Grace’s writing is perfect. I mean, the words she chooses and the way she thinks about her internal states matches some of the metaphors and words that I use inside my head about my internal states. Go read her as soon as you have time.
Especially this part:
They gave me a test to take to see if I was depressed. I filled it out with great suspicion. Doesn’t everyone have “persistant feelings of emptiness or worthless”, “cry for no reason” and “feel they are hurting or bothering others just by being around”? That seemed pretty normal. That was life as I knew it, had known it, for almost as far back as I could think. If other people were filling this test out differently, they were kidding themselves. Who doesn’t “think the world would be better off it they were dead”? Nobody can be that happy.
The therapist as Student Health Services said I should think about medication, but I was unequivocal. So instead we talked about my childhood, everything I’d ever felt shit about. It might have helped. I didn’t kill myself. I turned down anti-depressants repeatedly from doctors at the Student Center, and later at the People’s Clinic. I didn’t want to kill myself, but I thought pills were weak. I didn’t want to medicate the darkness in me, I wanted to kill it. Pin it down and choke the life right out of it. Beat it to a bloody shit with my fists. Then I would know that I did, in fact, deserve to keep living.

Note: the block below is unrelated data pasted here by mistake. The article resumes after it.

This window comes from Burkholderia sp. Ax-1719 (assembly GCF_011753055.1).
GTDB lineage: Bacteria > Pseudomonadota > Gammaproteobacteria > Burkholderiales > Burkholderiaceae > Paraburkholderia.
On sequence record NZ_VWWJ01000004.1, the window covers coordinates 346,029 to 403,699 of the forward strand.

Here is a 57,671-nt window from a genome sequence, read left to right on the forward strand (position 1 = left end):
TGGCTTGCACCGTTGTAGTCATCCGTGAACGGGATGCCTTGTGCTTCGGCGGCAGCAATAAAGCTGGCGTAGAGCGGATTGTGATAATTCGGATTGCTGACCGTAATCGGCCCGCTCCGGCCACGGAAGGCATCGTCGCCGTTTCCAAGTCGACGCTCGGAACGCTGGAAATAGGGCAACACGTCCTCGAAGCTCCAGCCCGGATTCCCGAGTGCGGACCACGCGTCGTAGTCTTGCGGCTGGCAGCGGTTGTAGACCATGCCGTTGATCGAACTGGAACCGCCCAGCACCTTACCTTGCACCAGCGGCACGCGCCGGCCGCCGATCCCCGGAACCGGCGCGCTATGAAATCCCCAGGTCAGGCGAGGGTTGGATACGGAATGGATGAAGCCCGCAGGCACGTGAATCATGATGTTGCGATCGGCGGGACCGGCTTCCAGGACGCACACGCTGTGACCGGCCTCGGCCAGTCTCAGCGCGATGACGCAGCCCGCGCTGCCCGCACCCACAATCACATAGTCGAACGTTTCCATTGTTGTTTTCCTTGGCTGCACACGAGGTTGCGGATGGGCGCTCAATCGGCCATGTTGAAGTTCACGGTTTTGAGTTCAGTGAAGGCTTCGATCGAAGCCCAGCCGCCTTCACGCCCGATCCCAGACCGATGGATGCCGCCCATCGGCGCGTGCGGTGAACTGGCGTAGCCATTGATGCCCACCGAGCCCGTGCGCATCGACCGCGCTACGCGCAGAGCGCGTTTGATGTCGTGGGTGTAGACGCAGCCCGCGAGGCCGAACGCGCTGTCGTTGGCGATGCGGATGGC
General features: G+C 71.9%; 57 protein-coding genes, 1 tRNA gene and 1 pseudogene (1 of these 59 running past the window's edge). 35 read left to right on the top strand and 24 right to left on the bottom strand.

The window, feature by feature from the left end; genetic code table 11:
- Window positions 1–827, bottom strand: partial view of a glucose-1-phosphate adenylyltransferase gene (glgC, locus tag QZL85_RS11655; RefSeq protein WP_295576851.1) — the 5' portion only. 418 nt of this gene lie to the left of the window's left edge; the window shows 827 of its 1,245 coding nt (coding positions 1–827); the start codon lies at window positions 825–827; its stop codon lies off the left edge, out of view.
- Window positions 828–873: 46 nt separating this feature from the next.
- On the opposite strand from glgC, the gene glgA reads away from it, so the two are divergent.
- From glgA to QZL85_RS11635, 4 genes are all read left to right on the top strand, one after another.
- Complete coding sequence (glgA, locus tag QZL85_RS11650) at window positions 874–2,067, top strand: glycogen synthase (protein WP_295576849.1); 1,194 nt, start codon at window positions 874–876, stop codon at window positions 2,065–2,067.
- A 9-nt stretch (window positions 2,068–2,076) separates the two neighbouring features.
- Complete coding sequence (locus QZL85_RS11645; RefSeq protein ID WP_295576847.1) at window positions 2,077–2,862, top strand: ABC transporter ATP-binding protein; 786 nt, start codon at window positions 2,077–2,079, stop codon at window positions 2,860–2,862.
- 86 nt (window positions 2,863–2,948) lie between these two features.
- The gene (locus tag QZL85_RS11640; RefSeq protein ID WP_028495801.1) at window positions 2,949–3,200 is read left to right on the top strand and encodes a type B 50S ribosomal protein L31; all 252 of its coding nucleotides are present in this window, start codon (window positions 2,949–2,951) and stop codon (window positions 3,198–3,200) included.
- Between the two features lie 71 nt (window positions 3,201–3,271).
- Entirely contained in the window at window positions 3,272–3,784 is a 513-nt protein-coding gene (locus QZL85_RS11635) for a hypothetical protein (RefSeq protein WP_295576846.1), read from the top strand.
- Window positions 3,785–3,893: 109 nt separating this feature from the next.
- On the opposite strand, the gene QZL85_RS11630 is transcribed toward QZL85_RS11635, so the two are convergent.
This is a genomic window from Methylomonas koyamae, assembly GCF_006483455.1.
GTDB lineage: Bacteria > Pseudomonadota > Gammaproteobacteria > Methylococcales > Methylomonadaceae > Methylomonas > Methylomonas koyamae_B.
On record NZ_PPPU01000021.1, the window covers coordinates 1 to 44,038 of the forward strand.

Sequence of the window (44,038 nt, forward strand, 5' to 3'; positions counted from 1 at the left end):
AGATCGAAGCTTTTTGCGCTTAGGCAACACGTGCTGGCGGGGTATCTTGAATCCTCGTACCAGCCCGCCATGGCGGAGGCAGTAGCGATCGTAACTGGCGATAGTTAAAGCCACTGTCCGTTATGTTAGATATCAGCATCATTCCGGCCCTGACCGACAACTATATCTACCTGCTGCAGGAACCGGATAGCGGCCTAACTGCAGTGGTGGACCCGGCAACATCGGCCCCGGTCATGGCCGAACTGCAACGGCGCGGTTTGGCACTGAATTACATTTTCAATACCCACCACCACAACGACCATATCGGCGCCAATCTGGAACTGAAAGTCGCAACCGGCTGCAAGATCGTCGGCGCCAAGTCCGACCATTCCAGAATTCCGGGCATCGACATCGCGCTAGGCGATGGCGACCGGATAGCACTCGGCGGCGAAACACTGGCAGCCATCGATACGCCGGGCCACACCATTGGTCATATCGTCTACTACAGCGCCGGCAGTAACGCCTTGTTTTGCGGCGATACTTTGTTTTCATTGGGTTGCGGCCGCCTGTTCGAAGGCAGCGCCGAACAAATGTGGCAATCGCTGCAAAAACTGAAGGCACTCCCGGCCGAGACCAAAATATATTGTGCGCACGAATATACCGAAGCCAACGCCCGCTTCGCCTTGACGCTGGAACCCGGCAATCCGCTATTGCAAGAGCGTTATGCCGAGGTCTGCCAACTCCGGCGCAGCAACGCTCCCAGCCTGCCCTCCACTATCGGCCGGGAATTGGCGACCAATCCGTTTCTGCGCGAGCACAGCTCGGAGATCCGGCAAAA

It matches just as Cary Tennis’ words and metaphors matches.
I am no expert, but I think that killing oneself in order to relieve one’s pain is a special kind of murder. It is a murder of which we might be said to be innocent by reason of self-defense: There is a person inside us who is torturing us and we want to kill that person. We have split into two. There is the torturer and the victim, and the victim buys a gun. Unfortunately for both, they are in the same body.
If we think about it in this speculative way, we might say that suicide is not really aggression toward ourselves, but aggression toward the person who has invaded us and is torturing us, the murderous, sadistic imbecile who is calling us names, belittling us, bludgeoning us.
The problem is not that we want to murder this person within us in order to stop our torture. The problem is that we confuse physical action with symbolic action.
We must murder our torturer symbolically.
I think Grace and Cary should talk. And I’d like to sit in and maybe listen a while. I’d learn a lot.
But Grace is in Texas and Cary is in California and I’m up here in Portland. So it probably won’t happen.